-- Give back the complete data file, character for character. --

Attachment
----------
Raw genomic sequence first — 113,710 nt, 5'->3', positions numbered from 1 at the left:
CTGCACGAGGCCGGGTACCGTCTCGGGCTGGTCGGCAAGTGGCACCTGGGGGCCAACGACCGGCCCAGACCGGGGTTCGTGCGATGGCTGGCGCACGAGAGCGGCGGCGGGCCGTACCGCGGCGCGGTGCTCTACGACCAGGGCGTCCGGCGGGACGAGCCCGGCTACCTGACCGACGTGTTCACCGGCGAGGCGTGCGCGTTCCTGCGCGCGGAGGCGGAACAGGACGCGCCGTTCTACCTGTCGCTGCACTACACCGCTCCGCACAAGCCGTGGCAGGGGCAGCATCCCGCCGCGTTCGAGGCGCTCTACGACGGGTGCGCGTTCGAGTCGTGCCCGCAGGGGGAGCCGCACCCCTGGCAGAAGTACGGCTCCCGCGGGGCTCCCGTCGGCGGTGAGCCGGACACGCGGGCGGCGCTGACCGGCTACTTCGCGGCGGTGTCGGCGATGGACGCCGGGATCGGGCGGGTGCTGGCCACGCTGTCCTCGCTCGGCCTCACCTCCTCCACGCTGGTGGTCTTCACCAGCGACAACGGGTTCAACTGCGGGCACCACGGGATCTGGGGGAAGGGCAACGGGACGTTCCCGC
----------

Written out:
Raw genomic sequence first — 113,710 nt, 5'->3', positions numbered from 1 at the left:
CTGCACGAGGCCGGGTACCGTCTCGGGCTGGTCGGCAAGTGGCACCTGGGGGCCAACGACCGGCCCAGACCGGGGTTCGTGCGATGGCTGGCGCACGAGAGCGGCGGCGGGCCGTACCGCGGCGCGGTGCTCTACGACCAGGGCGTCCGGCGGGACGAGCCCGGCTACCTGACCGACGTGTTCACCGGCGAGGCGTGCGCGTTCCTGCGCGCGGAGGCGGAACAGGACGCGCCGTTCTACCTGTCGCTGCACTACACCGCTCCGCACAAGCCGTGGCAGGGGCAGCATCCCGCCGCGTTCGAGGCGCTCTACGACGGGTGCGCGTTCGAGTCGTGCCCGCAGGGGGAGCCGCACCCCTGGCAGAAGTACGGCTCCCGCGGGGCTCCCGTCGGCGGTGAGCCGGACACGCGGGCGGCGCTGACCGGCTACTTCGCGGCGGTGTCGGCGATGGACGCCGGGATCGGGCGGGTGCTGGCCACGCTGTCCTCGCTCGGCCTCACCTCCTCCACGCTGGTGGTCTTCACCAGCGACAACGGGTTCAACTGCGGGCACCACGGGATCTGGGGGAAGGGCAACGGGACGTTCCCGC